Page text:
Watch Impact Video

    Auticon: An IT consultancy exclusively employing autistic adults

    Auticon works with autistic adults to harness their unique cognitive strengths to bring a new perspective to IT. The company promotes their employees’ autism-specific skills that can significantly enhance output quality in the areas of IT or compliance within blue-chip organisations. By taking the time to get to know each autistic colleague’s skills, interests, and challenges, and carefully matching those with the right tasks and support mechanisms, auticon creates careers that allow autistic people to not only work, but work to their full potential.

    Watch Impact Video

    Plume Labs: An air quality monitor to map pollution

    Plume Labs' plume meter helps you understand what you breathe and take meaningful action against air pollution. Plume are building a community and empowering people to take action. Improving your own health as a first step to acting together is what we believe will bring an end to air pollution.

    Watch Impact Video

    Pollinate Group

    Pollinate Group is a merger between Pollinate Energy & Empower Generation working to empower women as leaders of change to distribute products that improve health, save time and money with the support of students and professionals for the world’s most neglected communities.

    Watch Impact Video

    Hippo Roller

    Hippo Roller is a social enterprise that has changed millions of lives in 48 countries with appropriate technology in water-stressed communities by improving access to water with the Hippo Roller, a device used to carry 90L of water more easily and efficiently than traditional methods.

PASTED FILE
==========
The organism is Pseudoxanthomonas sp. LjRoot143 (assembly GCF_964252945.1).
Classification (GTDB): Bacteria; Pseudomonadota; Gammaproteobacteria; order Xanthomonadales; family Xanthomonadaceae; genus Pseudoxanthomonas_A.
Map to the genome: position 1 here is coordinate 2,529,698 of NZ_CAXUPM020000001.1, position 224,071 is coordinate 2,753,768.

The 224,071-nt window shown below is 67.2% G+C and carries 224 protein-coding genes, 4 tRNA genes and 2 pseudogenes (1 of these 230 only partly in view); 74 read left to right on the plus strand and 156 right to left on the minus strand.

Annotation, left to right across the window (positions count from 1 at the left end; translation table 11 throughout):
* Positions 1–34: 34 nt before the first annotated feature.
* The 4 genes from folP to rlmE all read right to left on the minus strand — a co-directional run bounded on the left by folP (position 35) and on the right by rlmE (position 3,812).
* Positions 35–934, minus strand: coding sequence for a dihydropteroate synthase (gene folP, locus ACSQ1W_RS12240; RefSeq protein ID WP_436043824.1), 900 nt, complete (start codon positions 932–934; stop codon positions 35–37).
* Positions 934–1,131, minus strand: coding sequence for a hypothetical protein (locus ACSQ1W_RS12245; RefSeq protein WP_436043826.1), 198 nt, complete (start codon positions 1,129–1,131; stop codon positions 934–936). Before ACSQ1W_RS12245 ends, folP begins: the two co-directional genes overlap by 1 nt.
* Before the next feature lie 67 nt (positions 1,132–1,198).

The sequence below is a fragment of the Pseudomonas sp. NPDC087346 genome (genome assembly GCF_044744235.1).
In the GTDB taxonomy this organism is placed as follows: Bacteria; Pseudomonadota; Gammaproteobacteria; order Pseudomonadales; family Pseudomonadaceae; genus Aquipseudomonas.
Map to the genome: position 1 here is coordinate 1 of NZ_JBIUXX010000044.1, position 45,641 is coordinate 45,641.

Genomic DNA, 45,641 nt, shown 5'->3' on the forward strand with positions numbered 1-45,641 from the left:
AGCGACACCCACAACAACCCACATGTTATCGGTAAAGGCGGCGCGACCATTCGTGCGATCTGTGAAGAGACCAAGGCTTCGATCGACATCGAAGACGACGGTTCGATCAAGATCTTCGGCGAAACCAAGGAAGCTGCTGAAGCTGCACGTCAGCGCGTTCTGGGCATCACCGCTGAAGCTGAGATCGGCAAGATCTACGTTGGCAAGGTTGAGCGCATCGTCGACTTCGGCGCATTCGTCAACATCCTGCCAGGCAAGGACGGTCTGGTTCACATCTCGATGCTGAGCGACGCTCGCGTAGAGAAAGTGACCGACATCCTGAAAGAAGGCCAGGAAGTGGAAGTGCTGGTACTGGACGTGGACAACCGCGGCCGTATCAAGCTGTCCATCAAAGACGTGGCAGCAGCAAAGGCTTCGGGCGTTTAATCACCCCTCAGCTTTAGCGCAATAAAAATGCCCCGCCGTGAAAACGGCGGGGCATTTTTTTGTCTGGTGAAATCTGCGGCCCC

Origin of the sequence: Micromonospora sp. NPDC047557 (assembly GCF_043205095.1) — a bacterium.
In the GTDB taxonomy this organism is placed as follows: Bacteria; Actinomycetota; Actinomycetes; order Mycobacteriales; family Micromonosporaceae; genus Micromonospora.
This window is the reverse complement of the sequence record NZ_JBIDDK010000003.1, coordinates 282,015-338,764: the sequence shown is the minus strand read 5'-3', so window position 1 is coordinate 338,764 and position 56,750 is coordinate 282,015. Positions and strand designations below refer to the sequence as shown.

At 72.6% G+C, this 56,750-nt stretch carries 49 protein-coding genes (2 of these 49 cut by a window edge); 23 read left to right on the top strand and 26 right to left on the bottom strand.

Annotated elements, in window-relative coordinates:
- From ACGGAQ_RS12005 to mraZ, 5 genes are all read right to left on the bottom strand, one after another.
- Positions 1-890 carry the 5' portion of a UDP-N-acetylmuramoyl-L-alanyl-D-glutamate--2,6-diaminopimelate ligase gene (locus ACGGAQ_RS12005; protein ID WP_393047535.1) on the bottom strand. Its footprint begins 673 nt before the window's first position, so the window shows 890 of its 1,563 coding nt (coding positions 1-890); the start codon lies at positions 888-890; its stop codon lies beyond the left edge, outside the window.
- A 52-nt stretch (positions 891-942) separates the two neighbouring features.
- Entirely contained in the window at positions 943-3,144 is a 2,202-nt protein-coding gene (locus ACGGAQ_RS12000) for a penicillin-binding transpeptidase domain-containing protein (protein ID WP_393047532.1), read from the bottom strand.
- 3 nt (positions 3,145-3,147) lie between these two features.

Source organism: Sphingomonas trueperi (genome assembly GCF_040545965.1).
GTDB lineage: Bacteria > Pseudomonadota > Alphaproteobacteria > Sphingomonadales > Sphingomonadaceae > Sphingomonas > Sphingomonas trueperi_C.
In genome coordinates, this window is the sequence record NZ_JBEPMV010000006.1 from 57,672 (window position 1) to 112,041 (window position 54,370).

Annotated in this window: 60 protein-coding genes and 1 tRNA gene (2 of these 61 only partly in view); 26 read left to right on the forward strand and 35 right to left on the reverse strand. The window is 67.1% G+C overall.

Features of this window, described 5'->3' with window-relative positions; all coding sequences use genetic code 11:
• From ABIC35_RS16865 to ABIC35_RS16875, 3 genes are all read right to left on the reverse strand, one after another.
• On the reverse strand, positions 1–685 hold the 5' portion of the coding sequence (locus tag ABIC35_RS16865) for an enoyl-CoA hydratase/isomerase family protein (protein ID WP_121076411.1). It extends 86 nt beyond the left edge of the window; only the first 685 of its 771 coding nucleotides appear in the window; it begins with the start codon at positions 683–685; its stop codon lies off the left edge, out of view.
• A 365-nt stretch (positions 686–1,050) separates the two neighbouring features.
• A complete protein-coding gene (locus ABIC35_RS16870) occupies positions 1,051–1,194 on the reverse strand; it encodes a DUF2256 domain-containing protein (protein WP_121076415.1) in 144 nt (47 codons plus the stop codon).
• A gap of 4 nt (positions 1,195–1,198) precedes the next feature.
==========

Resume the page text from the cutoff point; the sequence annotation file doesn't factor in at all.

Watch Impact Video

    Digi Me: Ethical data sharing

    Digi Me lets you take control of the data that powers your digital life and experience the magic of apps designed with’s private sharing technology. A new way to power apps with your data - privately

    Watch Impact Video

    Fab Foundation: Knowledge & education using technology to allow anyone to make anything

    Fab Foundation supports Fab Labs all around the globe to reach people for play, entertainment, education, art, space, creating businesses and making anything and bringing communities together.

    Watch Impact Video

    Movies to Watch

    • Demain (Tomorrow)
      Filmmakers Mélanie Laurent and Cyril Dion travel worldwide to investigate concrete solutions to environmental and social challenges.

    • Before the Flood
      Presented by National Geographic, the documentary features Leonardo DiCaprio on a journey as a United Nations Messenger of Peace, travelling to five continents and the Arctic to witness climate change first hand.

    • The True Cost
      The price of clothing has been decreasing for decades, while the human and environmental costs have grown dramatically. The True Cost is a groundbreaking documentary film that pulls back the curtain on the untold story and asks us to consider: who really pays the price for our clothing?

    • Real Value
      Real Value is an award-winning economics documentary that delivers a refreshing meditation on how business can be used to create value beyond profit. The film serves as inspiration for any business owner, entrepreneur, or customer who is looking to better understand what happens when a business puts people, planet, and profit on an equal footing.

    Newsletters and Blogs

    • Invest With Values: The Investors Gateway to Positive Change, a free educational resource for local banking, community investing, impact investing, and socially responsible investing.

    • Cause Artist: The Social Enterprise Lifestyle Magazine. Submit and discover brands, startups, and social entrepreneurs impacting the world through social enterprise.

    • Future Economy Network: The hub of unforgettable events, bespoke communication & marketing support and good news stories for the sustainable business sector.